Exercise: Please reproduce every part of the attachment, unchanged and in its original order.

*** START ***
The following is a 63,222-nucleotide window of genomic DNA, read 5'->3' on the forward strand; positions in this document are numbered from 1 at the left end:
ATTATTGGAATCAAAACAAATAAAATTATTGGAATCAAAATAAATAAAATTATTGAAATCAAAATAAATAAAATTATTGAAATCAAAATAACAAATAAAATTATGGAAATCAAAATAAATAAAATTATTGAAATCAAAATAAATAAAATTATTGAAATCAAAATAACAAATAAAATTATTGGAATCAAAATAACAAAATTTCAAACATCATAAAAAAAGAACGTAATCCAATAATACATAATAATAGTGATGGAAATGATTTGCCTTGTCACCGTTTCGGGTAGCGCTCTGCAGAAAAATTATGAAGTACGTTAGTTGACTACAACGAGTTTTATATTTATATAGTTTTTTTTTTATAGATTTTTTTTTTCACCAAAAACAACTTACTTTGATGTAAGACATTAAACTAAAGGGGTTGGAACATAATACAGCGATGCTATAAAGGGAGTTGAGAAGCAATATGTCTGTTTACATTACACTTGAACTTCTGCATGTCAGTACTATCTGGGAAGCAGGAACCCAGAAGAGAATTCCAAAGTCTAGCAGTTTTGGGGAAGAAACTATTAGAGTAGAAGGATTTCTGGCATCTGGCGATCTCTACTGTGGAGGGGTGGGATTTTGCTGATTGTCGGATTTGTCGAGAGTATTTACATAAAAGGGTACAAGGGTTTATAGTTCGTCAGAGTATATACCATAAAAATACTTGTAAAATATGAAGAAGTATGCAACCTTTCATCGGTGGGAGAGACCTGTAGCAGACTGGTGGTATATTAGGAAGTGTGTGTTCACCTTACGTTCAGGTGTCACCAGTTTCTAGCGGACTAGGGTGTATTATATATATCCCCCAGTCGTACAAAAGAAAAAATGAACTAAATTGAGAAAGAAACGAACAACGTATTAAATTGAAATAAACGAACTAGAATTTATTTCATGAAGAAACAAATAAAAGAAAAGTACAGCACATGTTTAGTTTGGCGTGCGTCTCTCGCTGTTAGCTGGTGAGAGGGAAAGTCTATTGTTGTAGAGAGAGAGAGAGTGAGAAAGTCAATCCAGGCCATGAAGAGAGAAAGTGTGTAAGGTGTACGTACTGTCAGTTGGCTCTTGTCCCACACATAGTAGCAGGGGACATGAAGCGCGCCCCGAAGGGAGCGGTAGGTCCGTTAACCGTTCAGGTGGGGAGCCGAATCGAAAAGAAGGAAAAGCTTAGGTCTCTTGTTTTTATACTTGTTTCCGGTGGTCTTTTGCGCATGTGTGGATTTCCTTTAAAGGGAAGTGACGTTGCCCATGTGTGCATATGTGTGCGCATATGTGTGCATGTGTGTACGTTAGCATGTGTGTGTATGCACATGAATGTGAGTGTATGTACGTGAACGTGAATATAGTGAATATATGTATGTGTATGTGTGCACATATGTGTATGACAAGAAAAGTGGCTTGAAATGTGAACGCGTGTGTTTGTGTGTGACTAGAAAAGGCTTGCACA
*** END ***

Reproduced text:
The following is a 63,222-nucleotide window of genomic DNA, read 5'->3' on the forward strand; positions in this document are numbered from 1 at the left end:
ATTATTGGAATCAAAACAAATAAAATTATTGGAATCAAAATAAATAAAATTATTGAAATCAAAATAAATAAAATTATTGAAATCAAAATAACAAATAAAATTATGGAAATCAAAATAAATAAAATTATTGAAATCAAAATAAATAAAATTATTGAAATCAAAATAACAAATAAAATTATTGGAATCAAAATAACAAAATTTCAAACATCATAAAAAAAGAACGTAATCCAATAATACATAATAATAGTGATGGAAATGATTTGCCTTGTCACCGTTTCGGGTAGCGCTCTGCAGAAAAATTATGAAGTACGTTAGTTGACTACAACGAGTTTTATATTTATATAGTTTTTTTTTTATAGATTTTTTTTTTCACCAAAAACAACTTACTTTGATGTAAGACATTAAACTAAAGGGGTTGGAACATAATACAGCGATGCTATAAAGGGAGTTGAGAAGCAATATGTCTGTTTACATTACACTTGAACTTCTGCATGTCAGTACTATCTGGGAAGCAGGAACCCAGAAGAGAATTCCAAAGTCTAGCAGTTTTGGGGAAGAAACTATTAGAGTAGAAGGATTTCTGGCATCTGGCGATCTCTACTGTGGAGGGGTGGGATTTTGCTGATTGTCGGATTTGTCGAGAGTATTTACATAAAAGGGTACAAGGGTTTATAGTTCGTCAGAGTATATACCATAAAAATACTTGTAAAATATGAAGAAGTATGCAACCTTTCATCGGTGGGAGAGACCTGTAGCAGACTGGTGGTATATTAGGAAGTGTGTGTTCACCTTACGTTCAGGTGTCACCAGTTTCTAGCGGACTAGGGTGTATTATATATATCCCCCAGTCGTACAAAAGAAAAAATGAACTAAATTGAGAAAGAAACGAACAACGTATTAAATTGAAATAAACGAACTAGAATTTATTTCATGAAGAAACAAATAAAAGAAAAGTACAGCACATGTTTAGTTTGGCGTGCGTCTCTCGCTGTTAGCTGGTGAGAGGGAAAGTCTATTGTTGTAGAGAGAGAGAGAGTGAGAAAGTCAATCCAGGCCATGAAGAGAGAAAGTGTGTAAGGTGTACGTACTGTCAGTTGGCTCTTGTCCCACACATAGTAGCAGGGGACATGAAGCGCGCCCCGAAGGGAGCGGTAGGTCCGTTAACCGTTCAGGTGGGGAGCCGAATCGAAAAGAAGGAAAAGCTTAGGTCTCTTGTTTTTATACTTGTTTCCGGTGGTCTTTTGCGCATGTGTGGATTTCCTTTAAAGGGAAGTGACGTTGCCCATGTGTGCATATGTGTGCGCATATGTGTGCATGTGTGTACGTTAGCATGTGTGTGTATGCACATGAATGTGAGTGTATGTACGTGAACGTGAATATAGTGAATATATGTATGTGTATGTGTGCACATATGTGTATGACAAGAAAAGTGGCTTGAAATGTGAACGCGTGTGTTTGTGTGTGACTAGAAAAGGCTTGCACA